Mersey Care NHS Trust v Ackroyd (No.2)

Reference: [2006] EWHC 107 (QB); [2006] EMLR 260

Court: Queen's Bench Division

Judge: Tugendhat J

Date of judgment: 7 Feb 2006

Summary: Disclosure of journalist's sources - Public interest - Norwich Pharmacal jurisdiction - s.10 Contempt of Court Act 1991 - Article 10 - s.12 Human Rights Act 1998 - Article 8

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Instructing Solicitors: Capsticks for the Claimant; Thompsons for the Defendant


The Trust sought an order that the defendant journalist disclose his source for information obtained about Ian Brady in 1999 and in particular explain how medical records came to be acquired and from whom. Following a spate of articles in The Mirror that suggested information leaks from within Ashworth hospital legal action was taken against Mirror Group Newspapers and the defendant was identified as an intermediate source. An article of 2 December 1999 gave rise to the proceedings: it included information provided by the Defendant in hard copy that derived from the hospital’s electronic patient data system (PACIS) and from an internal report.


Whether disclosure of the Defendant’s source should be ordered.


Declining to make an order, there was no pressing need to identify the source. An order for disclosure of the Defendant’s source would not be proportionate to the pursuit of the hospital’s legitimate aim to seek redress against the source. The hospital was unlikely to obtain the redress it sought. Tugendhat J found, inter alia: (1) Wrongdoing such as would pass the Norwich Pharmacal threshold was established: employees at the hospital were well aware of their duty of confidentiality. (2) Clearing employees of suspicion carried little weight. The size of the class under suspicion of leaks could not be determined and it could not be concluded whether the source had been an employee at all. (3) There had been a certain intention to act in the public interest as no payment had been made and no further disclosures had been made. (4) Although there was no sufficient public interest jusitification for the publication of the medical records, the journalist had acted responsibly.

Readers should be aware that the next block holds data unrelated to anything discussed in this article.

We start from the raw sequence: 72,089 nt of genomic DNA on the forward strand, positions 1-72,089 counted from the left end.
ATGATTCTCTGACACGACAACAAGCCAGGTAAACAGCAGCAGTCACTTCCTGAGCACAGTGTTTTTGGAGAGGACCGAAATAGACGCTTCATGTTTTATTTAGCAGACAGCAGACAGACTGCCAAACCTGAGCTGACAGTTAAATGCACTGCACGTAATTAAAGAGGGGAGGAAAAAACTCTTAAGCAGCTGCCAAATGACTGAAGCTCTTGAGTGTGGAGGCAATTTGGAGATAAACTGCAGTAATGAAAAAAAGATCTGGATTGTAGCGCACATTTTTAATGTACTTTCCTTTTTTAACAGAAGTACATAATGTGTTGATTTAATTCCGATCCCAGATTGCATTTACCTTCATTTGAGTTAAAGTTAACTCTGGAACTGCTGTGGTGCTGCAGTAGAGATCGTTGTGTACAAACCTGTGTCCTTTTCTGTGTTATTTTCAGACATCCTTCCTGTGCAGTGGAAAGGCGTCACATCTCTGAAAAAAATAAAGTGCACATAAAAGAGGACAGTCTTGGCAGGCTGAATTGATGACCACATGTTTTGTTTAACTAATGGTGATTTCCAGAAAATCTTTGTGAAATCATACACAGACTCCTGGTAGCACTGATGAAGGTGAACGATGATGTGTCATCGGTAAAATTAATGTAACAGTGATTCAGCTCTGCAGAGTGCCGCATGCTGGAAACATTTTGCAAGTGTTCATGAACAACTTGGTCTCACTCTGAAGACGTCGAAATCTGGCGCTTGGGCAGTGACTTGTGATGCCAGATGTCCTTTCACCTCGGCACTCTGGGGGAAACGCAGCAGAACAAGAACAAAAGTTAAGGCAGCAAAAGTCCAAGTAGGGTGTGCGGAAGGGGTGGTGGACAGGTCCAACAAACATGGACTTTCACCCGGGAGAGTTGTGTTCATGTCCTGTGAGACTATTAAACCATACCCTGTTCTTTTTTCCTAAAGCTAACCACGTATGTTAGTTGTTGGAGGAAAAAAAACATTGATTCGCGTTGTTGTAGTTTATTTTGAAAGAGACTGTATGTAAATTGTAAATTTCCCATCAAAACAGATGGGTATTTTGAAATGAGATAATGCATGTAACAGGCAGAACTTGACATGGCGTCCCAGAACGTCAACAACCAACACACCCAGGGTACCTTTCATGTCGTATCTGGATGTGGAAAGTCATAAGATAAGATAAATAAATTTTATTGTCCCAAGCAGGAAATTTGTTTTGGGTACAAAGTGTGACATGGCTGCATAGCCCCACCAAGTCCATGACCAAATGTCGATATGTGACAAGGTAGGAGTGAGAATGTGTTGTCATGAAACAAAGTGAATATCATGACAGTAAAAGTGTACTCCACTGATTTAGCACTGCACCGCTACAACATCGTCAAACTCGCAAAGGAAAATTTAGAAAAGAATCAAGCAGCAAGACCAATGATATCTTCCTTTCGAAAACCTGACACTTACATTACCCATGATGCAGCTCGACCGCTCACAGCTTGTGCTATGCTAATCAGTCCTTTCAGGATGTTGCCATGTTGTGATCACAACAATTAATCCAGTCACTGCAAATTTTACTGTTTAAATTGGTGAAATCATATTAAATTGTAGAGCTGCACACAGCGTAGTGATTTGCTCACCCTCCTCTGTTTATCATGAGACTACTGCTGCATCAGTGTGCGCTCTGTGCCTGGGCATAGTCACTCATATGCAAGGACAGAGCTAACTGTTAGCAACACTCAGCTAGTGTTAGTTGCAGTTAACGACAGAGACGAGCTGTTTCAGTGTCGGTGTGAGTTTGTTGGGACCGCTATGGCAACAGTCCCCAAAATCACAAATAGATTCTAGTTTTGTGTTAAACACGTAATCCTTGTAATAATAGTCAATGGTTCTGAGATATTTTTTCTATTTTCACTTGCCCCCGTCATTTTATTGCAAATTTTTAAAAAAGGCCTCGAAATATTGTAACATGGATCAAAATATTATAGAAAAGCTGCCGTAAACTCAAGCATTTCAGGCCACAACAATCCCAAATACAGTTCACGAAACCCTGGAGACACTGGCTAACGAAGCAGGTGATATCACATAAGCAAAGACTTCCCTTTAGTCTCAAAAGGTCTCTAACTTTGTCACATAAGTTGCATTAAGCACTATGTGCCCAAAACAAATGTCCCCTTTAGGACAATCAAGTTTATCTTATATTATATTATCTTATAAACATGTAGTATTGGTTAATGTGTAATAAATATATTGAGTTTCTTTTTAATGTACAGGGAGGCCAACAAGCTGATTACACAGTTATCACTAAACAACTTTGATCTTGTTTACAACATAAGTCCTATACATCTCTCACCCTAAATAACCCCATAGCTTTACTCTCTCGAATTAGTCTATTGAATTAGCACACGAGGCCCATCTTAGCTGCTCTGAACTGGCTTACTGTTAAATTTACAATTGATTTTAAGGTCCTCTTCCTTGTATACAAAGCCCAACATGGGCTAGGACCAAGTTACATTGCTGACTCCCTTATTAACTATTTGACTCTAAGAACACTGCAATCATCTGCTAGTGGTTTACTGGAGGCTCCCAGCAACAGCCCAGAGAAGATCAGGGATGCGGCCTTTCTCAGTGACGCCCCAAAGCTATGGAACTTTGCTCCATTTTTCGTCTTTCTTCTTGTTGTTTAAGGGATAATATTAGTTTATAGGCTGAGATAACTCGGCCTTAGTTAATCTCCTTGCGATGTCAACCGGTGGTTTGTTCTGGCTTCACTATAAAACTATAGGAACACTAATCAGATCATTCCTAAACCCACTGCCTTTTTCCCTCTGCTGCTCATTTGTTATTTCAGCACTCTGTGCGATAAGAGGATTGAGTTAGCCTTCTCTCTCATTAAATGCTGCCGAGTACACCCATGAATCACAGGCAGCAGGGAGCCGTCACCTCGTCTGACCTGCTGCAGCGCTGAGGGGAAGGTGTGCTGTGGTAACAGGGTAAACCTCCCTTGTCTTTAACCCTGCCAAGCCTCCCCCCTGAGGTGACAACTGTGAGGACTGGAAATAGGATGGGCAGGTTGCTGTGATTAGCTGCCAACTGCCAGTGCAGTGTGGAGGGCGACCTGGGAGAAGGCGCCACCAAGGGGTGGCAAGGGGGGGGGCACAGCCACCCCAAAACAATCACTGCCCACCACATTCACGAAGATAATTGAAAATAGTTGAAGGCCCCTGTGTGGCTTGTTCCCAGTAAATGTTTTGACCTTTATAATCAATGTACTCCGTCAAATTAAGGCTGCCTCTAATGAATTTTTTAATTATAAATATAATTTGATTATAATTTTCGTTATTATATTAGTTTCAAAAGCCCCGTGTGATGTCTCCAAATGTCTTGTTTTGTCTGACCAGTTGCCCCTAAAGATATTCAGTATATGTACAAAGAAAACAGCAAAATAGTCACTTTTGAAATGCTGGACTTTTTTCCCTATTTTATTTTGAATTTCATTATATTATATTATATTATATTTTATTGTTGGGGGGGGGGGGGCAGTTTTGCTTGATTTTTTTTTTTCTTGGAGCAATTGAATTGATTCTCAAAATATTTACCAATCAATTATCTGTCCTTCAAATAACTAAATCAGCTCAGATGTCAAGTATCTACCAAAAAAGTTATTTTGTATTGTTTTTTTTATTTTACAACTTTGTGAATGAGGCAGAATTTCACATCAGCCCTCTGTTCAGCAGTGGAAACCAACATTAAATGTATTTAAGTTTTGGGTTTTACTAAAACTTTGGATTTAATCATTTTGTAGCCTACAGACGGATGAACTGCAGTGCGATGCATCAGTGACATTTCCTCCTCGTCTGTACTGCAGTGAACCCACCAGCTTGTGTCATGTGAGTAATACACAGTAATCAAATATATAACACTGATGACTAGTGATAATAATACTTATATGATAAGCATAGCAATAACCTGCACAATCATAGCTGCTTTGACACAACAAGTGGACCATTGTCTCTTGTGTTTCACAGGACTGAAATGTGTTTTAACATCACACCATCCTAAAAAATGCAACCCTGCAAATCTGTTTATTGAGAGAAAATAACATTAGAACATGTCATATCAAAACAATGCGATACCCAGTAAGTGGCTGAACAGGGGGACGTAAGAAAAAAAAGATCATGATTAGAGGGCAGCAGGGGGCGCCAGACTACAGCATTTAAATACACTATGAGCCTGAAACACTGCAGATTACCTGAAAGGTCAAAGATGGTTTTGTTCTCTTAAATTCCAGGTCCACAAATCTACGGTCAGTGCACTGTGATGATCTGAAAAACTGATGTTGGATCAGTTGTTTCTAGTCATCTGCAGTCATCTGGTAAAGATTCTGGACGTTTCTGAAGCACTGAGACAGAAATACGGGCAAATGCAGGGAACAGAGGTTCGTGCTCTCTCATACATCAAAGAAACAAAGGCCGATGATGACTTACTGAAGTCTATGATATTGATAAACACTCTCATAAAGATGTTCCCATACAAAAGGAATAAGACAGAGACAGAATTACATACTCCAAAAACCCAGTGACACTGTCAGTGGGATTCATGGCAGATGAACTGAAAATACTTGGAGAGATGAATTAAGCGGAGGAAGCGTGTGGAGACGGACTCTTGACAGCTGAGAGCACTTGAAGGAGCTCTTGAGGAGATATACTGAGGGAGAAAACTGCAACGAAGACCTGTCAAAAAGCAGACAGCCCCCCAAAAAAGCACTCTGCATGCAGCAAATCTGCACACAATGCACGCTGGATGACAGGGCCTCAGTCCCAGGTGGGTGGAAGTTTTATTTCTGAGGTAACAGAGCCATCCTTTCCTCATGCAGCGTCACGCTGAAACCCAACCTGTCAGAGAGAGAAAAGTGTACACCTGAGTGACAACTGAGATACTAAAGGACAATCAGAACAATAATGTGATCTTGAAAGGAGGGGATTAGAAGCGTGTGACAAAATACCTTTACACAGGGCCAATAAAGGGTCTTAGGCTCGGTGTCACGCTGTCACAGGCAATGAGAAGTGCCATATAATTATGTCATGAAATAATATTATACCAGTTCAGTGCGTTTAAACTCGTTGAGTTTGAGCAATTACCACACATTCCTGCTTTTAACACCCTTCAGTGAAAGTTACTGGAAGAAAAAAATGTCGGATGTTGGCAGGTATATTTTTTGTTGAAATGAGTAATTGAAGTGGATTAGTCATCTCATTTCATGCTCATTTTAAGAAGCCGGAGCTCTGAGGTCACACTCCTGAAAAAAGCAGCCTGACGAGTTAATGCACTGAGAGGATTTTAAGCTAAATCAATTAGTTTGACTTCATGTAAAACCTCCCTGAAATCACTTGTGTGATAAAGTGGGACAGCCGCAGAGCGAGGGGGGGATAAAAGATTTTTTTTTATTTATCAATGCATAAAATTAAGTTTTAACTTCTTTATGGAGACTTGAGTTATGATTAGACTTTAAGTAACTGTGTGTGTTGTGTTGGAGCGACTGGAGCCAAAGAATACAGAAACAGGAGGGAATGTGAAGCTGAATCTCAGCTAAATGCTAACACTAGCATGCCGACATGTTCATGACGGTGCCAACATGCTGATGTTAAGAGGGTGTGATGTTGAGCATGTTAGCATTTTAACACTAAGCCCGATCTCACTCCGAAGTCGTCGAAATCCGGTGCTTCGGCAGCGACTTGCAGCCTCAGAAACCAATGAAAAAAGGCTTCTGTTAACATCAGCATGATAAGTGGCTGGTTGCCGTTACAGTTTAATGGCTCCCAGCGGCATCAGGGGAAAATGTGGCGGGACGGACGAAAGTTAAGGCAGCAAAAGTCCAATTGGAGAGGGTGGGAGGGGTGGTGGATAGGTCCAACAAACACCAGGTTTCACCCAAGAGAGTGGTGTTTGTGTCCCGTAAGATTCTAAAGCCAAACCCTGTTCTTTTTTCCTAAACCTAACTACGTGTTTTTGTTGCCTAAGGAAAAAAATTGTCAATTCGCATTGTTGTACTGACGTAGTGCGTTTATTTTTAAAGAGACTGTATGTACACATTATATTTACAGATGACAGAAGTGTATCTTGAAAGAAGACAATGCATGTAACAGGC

A rare decision on the disclosure of journalist’s sources. The Judge went against the grain of the previous decisions (including the House of Lords) in the action against Mirror Group to reveal the intermediate source. This departure was based on different findings of fact and new evidence rather than any disinclination to find that medical records deserve legal protection. In particular, the hospital had ceased to contend that payment was a motivation and the scope of the disclosure was narrower than had been suggested hitherto.